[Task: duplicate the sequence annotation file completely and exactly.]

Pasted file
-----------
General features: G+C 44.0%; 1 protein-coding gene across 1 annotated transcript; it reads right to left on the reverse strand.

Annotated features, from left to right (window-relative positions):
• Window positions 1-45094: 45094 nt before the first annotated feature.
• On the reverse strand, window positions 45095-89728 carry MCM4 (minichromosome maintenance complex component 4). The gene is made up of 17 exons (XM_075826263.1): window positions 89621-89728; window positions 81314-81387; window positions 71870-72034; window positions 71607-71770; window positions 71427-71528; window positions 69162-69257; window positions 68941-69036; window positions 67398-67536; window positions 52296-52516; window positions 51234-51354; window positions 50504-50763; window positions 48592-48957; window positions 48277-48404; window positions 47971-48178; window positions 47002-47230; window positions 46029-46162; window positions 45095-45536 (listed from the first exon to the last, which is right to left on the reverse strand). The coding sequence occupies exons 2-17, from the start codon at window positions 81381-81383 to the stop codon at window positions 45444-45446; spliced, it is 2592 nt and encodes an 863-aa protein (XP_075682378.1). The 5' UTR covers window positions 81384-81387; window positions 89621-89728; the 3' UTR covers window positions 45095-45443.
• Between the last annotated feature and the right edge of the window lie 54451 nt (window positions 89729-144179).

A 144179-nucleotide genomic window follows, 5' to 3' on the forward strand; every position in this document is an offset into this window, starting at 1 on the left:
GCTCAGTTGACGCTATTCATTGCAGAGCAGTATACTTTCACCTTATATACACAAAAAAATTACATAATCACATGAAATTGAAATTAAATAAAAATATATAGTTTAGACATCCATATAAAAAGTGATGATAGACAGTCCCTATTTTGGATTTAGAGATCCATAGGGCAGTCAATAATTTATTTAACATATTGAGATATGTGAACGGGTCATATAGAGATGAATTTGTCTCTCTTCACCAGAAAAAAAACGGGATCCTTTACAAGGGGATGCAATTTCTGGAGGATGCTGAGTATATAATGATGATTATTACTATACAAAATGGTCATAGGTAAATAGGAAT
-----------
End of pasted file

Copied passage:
General features: G+C 44.0%; 1 protein-coding gene across 1 annotated transcript; it reads right to left on the reverse strand.

Annotated features, from left to right (window-relative positions):
• Window positions 1-45094: 45094 nt before the first annotated feature.
• On the reverse strand, window positions 45095-89728 carry MCM4 (minichromosome maintenance complex component 4). The gene is made up of 17 exons (XM_075826263.1): window positions 89621-89728; window positions 81314-81387; window positions 71870-72034; window positions 71607-71770; window positions 71427-71528; window positions 69162-69257; window positions 68941-69036; window positions 67398-67536; window positions 52296-52516; window positions 51234-51354; window positions 50504-50763; window positions 48592-48957; window positions 48277-48404; window positions 47971-48178; window positions 47002-47230; window positions 46029-46162; window positions 45095-45536 (listed from the first exon to the last, which is right to left on the reverse strand). The coding sequence occupies exons 2-17, from the start codon at window positions 81381-81383 to the stop codon at window positions 45444-45446; spliced, it is 2592 nt and encodes an 863-aa protein (XP_075682378.1). The 5' UTR covers window positions 81384-81387; window positions 89621-89728; the 3' UTR covers window positions 45095-45443.
• Between the last annotated feature and the right edge of the window lie 54451 nt (window positions 89729-144179).

A 144179-nucleotide genomic window follows, 5' to 3' on the forward strand; every position in this document is an offset into this window, starting at 1 on the left:
GCTCAGTTGACGCTATTCATTGCAGAGCAGTATACTTTCACCTTATATACACAAAAAAATTACATAATCACATGAAATTGAAATTAAATAAAAATATATAGTTTAGACATCCATATAAAAAGTGATGATAGACAGTCCCTATTTTGGATTTAGAGATCCATAGGGCAGTCAATAATTTATTTAACATATTGAGATATGTGAACGGGTCATATAGAGATGAATTTGTCTCTCTTCACCAGAAAAAAAACGGGATCCTTTACAAGGGGATGCAATTTCTGGAGGATGCTGAGTATATAATGATGATTATTACTATACAAAATGGTCATAGGTAAATAGGAAT